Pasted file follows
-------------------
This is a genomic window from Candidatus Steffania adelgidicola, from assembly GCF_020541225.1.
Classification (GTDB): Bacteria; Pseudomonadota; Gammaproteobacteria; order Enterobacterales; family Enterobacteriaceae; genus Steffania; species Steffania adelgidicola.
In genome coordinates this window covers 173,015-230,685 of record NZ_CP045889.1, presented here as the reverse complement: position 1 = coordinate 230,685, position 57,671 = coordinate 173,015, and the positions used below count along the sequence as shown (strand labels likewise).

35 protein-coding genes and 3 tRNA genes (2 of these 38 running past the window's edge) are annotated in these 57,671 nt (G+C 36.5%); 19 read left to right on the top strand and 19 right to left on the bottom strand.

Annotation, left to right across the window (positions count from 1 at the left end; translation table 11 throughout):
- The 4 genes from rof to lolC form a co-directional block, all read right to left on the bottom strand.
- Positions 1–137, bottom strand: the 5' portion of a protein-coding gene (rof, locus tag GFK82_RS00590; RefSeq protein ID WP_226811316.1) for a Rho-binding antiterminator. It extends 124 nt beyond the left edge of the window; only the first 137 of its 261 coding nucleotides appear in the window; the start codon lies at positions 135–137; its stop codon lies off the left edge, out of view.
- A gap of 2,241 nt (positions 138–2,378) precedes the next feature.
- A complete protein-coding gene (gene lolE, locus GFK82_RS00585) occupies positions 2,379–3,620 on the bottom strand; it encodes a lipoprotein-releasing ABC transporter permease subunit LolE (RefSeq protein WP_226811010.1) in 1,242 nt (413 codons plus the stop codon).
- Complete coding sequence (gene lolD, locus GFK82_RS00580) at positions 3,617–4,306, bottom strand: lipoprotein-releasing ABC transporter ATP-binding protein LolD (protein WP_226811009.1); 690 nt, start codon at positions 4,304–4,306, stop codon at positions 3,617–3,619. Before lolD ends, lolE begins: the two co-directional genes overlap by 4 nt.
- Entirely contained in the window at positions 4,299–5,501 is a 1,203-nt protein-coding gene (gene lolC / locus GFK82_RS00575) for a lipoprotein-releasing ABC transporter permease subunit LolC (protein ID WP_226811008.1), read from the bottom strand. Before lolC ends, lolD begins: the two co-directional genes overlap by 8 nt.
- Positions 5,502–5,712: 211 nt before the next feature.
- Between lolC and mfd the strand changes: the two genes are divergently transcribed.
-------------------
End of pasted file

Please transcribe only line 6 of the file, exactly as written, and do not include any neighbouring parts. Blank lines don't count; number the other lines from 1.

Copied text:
- The 4 genes from rof to lolC form a co-directional block, all read right to left on the bottom strand.